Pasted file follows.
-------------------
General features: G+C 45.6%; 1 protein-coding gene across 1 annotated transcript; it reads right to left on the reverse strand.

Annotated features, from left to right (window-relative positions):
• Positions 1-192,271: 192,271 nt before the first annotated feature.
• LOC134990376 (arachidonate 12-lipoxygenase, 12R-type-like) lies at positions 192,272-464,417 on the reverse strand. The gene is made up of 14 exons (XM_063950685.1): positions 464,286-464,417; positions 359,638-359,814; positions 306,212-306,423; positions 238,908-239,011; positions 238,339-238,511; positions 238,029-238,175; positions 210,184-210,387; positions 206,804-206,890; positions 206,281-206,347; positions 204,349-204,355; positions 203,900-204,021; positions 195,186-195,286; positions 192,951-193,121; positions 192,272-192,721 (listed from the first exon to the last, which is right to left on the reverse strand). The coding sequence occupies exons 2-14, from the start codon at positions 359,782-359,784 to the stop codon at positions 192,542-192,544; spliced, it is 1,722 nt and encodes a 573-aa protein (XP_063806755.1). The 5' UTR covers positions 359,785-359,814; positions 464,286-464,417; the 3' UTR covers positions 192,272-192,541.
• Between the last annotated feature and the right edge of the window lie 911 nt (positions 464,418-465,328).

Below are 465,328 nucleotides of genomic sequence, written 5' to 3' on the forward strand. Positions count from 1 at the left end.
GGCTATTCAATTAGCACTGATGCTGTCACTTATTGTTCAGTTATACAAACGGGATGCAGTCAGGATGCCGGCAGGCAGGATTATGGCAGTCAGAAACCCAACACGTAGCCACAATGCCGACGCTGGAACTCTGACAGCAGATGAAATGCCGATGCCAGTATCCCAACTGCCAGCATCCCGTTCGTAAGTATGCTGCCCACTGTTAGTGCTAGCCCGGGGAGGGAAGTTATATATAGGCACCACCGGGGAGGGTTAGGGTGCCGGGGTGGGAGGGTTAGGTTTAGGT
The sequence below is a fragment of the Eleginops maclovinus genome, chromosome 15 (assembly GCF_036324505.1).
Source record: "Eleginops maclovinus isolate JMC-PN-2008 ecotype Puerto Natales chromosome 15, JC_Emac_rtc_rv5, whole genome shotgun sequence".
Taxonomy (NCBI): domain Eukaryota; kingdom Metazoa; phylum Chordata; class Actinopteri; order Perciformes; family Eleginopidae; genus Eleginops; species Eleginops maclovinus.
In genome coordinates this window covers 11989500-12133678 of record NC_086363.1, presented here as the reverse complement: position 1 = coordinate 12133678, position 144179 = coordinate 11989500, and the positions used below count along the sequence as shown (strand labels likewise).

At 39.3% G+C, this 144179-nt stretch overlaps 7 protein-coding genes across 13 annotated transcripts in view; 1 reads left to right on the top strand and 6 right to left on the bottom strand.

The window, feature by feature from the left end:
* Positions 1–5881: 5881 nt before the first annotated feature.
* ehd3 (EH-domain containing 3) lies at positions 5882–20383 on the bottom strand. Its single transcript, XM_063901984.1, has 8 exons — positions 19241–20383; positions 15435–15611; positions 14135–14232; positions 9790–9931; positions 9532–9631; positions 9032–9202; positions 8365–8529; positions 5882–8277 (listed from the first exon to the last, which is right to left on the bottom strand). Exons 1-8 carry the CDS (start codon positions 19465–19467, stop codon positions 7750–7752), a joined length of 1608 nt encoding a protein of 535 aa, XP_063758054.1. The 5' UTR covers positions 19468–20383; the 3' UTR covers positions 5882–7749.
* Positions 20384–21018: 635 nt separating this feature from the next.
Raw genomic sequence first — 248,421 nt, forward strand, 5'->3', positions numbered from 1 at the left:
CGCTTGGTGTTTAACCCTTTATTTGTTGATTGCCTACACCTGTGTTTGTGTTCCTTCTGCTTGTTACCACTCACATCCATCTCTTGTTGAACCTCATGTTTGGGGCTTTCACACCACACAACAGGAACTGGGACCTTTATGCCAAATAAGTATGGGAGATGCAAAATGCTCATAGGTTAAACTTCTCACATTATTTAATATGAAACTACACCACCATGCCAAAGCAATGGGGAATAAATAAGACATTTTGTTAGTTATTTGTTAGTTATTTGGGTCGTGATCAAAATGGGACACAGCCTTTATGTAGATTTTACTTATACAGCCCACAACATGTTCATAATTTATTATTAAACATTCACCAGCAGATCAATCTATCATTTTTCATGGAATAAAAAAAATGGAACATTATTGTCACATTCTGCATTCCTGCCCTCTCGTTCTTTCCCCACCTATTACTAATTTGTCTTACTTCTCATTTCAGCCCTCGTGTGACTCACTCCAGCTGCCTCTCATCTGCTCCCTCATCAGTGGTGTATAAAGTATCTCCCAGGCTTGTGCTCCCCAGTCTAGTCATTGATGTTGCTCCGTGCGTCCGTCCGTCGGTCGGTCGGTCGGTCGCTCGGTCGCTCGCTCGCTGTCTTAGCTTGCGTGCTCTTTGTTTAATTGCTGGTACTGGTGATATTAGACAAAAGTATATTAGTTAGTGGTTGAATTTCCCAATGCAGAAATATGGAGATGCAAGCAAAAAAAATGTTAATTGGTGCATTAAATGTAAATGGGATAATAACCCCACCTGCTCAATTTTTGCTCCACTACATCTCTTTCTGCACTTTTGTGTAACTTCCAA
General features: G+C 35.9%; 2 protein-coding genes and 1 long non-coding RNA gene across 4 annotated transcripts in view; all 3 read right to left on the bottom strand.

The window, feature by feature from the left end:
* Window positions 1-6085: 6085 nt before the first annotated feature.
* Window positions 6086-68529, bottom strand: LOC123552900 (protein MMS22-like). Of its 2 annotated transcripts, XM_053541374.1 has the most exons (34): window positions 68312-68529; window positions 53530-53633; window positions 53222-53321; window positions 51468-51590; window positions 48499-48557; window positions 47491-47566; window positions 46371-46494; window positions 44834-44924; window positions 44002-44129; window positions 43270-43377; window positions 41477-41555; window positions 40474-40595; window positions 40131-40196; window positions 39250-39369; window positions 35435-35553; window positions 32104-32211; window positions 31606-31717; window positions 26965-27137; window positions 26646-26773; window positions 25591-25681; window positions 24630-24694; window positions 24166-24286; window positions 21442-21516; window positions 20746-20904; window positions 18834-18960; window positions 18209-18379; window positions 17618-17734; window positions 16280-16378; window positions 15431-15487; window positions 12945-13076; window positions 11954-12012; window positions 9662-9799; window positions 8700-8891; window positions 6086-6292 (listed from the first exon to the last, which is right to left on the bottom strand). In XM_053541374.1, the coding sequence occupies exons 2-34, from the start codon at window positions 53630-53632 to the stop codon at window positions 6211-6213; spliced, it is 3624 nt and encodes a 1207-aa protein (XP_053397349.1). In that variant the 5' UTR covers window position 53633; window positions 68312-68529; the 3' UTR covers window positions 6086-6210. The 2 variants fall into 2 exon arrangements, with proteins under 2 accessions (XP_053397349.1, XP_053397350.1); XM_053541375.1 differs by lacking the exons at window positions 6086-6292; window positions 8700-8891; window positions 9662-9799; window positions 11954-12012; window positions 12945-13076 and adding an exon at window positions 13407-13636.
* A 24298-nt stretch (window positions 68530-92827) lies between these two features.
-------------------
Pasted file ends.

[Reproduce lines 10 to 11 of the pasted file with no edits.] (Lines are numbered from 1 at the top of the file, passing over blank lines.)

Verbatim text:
Taxonomy (NCBI): domain Eukaryota; kingdom Metazoa; phylum Chordata; class Actinopteri; order Perciformes; family Eleginopidae; genus Eleginops; species Eleginops maclovinus.
In genome coordinates this window covers 11989500-12133678 of record NC_086363.1, presented here as the reverse complement: position 1 = coordinate 12133678, position 144179 = coordinate 11989500, and the positions used below count along the sequence as shown (strand labels likewise).